Westminster Council had organised a festival turning Leicester Square into 1940’s London for the weekend, going back 60 years to 1944.

Although 60 years ago bombs were still falling on Westminster and rationing made life difficult (though for the wealthy – and there were plenty in Westminster – the black market was flourishing) the West End was full of servicemen on leave and many servicewomen determined to have fun, “letting their hair down” in cinemas, on dance floors, in clubs, pubs and hotels.

I found the scene in the square rather sad, although obviously a lot of effort had been put into the displays and performances and there were a few 1940s dressed re-enactors among the crowds in modern dress.

60 Years earlier Allied troops had landed in France on D-Day to fight to reclaim Europe, but the previous Thursday we had seen a large vote here in the European Parliament election rejecting it with both Conservative and Labour votes well down and the Lib-Dems coming in 4th place behind the UK Independence Party.

Things of course got worse in 2016, when the leave vote gained a small majority over those wishing to remain. Although the vote was not binding, stupidly Tory Prime Minister David Cameron had promised to abide by it – rather than more sensibly pointing out that a major constitutional change such as this should require a substantial majority rather than a momentary electoral whim – as would surely have been the case if we had a written constitution. And for once a politician kept his promise.

The latest opinion poll (May 1st 2024) has 55% saying we were wrong to leave against 31% thinking we were right with 13% of Don’t Knows.

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Die-in against Greenwich cycle deaths – 2018

Friday, June 7th, 2024

Die-in against Greenwich cycle deaths: On Thursday 7th Jun 2018 Cyclists staged a die-in outside Greenwich Council offices in Woolwich Town Hall after three cyclist were killed by vehicles in the area in recent weeks, two by HGV(Heavy Goods Vehicles) trucks on the notoriously unsafe Woolwich Rd.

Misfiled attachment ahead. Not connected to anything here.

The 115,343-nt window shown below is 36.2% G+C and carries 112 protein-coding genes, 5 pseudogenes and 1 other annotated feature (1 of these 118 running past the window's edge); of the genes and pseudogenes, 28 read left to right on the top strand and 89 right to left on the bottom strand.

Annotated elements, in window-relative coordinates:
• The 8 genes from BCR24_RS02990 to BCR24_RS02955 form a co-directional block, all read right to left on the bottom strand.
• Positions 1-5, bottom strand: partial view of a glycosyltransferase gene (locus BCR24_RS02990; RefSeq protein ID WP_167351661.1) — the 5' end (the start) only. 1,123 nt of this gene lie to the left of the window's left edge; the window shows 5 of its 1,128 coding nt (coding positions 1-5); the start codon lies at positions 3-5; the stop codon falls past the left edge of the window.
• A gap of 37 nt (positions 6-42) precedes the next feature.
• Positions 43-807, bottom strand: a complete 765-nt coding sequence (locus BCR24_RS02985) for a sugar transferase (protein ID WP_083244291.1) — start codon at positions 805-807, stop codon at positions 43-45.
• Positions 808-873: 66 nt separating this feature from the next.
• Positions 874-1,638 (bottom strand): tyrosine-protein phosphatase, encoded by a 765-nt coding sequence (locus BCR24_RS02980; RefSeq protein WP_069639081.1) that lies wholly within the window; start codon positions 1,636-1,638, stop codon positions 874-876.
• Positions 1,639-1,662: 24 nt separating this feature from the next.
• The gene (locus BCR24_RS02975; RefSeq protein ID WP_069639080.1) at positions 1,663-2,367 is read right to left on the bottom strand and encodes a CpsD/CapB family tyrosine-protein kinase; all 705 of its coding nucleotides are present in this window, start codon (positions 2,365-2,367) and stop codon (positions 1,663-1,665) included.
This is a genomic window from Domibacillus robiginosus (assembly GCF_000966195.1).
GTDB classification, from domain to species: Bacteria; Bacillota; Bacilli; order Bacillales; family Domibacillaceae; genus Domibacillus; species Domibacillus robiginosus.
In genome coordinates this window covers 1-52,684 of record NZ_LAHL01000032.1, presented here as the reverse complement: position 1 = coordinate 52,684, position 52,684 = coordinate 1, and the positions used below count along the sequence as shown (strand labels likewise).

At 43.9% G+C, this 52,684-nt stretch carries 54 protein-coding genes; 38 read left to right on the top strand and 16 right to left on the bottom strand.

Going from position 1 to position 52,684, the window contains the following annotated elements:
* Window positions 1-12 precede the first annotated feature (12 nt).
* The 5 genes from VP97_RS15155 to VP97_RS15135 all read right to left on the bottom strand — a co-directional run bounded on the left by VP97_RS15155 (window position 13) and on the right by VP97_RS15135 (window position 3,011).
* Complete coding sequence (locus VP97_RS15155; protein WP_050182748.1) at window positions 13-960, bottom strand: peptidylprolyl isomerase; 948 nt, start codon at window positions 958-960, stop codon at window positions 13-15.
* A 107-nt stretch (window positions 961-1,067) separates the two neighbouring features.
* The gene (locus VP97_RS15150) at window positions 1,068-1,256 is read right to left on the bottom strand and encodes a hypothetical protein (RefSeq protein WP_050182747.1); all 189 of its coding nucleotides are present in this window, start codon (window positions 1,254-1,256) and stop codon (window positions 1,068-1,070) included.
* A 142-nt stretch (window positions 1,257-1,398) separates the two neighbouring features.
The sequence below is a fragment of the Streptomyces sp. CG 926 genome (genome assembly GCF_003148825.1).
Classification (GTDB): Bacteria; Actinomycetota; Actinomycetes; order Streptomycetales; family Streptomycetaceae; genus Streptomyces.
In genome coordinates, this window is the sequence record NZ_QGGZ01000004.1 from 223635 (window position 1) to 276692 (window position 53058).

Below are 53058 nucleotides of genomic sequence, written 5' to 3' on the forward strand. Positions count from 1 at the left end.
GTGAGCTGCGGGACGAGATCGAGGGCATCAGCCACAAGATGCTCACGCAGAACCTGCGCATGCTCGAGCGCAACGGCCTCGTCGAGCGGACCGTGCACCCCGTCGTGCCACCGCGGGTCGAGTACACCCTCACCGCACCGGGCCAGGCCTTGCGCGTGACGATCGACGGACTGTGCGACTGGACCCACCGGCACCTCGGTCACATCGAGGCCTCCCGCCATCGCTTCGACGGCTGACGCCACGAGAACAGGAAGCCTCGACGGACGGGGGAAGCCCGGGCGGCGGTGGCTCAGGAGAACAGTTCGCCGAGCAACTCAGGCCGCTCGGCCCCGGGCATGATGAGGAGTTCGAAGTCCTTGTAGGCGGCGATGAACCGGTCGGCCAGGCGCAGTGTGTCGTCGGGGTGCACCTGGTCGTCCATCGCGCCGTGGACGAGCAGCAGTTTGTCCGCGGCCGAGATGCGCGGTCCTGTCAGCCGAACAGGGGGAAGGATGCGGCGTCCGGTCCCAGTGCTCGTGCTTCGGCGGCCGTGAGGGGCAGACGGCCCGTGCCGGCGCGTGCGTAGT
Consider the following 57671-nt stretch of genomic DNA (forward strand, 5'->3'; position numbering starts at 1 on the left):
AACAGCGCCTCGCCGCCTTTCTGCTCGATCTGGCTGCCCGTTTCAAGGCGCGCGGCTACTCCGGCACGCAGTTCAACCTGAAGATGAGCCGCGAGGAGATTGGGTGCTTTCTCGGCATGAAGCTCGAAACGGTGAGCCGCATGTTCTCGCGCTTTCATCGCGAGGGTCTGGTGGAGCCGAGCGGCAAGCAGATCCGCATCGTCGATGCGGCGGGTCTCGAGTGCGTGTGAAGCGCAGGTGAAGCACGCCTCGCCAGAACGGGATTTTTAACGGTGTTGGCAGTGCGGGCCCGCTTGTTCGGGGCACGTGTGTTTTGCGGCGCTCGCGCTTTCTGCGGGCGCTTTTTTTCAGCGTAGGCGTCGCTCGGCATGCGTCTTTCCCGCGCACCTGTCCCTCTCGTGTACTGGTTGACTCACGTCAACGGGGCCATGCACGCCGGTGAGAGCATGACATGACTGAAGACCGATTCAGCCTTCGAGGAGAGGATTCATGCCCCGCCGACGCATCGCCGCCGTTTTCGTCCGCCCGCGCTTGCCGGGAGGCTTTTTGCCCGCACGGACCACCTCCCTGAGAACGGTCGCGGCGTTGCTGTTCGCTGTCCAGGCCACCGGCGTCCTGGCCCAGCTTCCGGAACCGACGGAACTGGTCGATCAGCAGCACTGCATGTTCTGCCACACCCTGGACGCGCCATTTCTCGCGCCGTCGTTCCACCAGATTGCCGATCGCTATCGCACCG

Die-in against Greenwich cycle deaths

Cyclists are vulnerable road users – as also are pedestrians. But while almost everywhere at least in urban areas we have separate pavements for pedestrians, most of the time cyclists have to share roads with cars and lorries. While all road deaths are tragic its important to keep things in proportion.

Die-in against Greenwich cycle deaths

Official statistics shows 462 pedestrians were injured by cyclists in 2022, compared to 437 in 2021 when one person is recorded as dying, and 308 in 2020, when four people were killed. The figures relate to deaths on roads and there are some other deaths and injuries on footpaths, cycle paths and elsewhere which are not included but the numbers are relatively small.

Die-in against Greenwich cycle deaths

Similar figures for pedestrians killed by cars have in recent years been between 346 and 470 with between 4 and 7,000 serious injuries. While around a hundred cyclists are killed by cars and over 4,000 seriously injured.

Die-in against Greenwich cycle deaths

The differences in numbers are huge and depend on various factors. But simple physics plays a part with the extra mass of cars and higher speeds of travel making them on average around 60 times more lethal than bicycles in collisions, and much more where traffic is fast moving and vehicles heavier.